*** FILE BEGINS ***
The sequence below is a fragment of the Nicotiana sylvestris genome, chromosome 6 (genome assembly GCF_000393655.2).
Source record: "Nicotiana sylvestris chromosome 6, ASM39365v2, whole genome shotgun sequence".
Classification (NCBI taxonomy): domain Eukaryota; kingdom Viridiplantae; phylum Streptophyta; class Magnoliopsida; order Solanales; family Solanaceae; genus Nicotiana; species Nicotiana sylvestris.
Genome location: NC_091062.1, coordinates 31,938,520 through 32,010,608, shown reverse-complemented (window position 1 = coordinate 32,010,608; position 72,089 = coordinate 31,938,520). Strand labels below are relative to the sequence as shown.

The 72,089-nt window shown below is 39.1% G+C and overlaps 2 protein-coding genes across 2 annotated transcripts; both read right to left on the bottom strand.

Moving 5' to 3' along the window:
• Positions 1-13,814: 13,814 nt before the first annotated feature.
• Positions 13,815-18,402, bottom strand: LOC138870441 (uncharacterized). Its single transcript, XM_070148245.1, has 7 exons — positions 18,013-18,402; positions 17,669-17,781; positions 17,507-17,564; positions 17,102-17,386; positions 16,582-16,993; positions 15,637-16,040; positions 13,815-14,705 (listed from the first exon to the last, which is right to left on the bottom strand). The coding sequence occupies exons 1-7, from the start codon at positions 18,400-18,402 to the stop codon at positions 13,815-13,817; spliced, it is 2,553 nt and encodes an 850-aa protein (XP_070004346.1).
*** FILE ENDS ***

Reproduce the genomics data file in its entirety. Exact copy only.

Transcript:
The sequence below is a fragment of the Nicotiana sylvestris genome, chromosome 6 (genome assembly GCF_000393655.2).
Source record: "Nicotiana sylvestris chromosome 6, ASM39365v2, whole genome shotgun sequence".
Classification (NCBI taxonomy): domain Eukaryota; kingdom Viridiplantae; phylum Streptophyta; class Magnoliopsida; order Solanales; family Solanaceae; genus Nicotiana; species Nicotiana sylvestris.
Genome location: NC_091062.1, coordinates 31,938,520 through 32,010,608, shown reverse-complemented (window position 1 = coordinate 32,010,608; position 72,089 = coordinate 31,938,520). Strand labels below are relative to the sequence as shown.

The 72,089-nt window shown below is 39.1% G+C and overlaps 2 protein-coding genes across 2 annotated transcripts; both read right to left on the bottom strand.

Moving 5' to 3' along the window:
• Positions 1-13,814: 13,814 nt before the first annotated feature.
• Positions 13,815-18,402, bottom strand: LOC138870441 (uncharacterized). Its single transcript, XM_070148245.1, has 7 exons — positions 18,013-18,402; positions 17,669-17,781; positions 17,507-17,564; positions 17,102-17,386; positions 16,582-16,993; positions 15,637-16,040; positions 13,815-14,705 (listed from the first exon to the last, which is right to left on the bottom strand). The coding sequence occupies exons 1-7, from the start codon at positions 18,400-18,402 to the stop codon at positions 13,815-13,817; spliced, it is 2,553 nt and encodes an 850-aa protein (XP_070004346.1).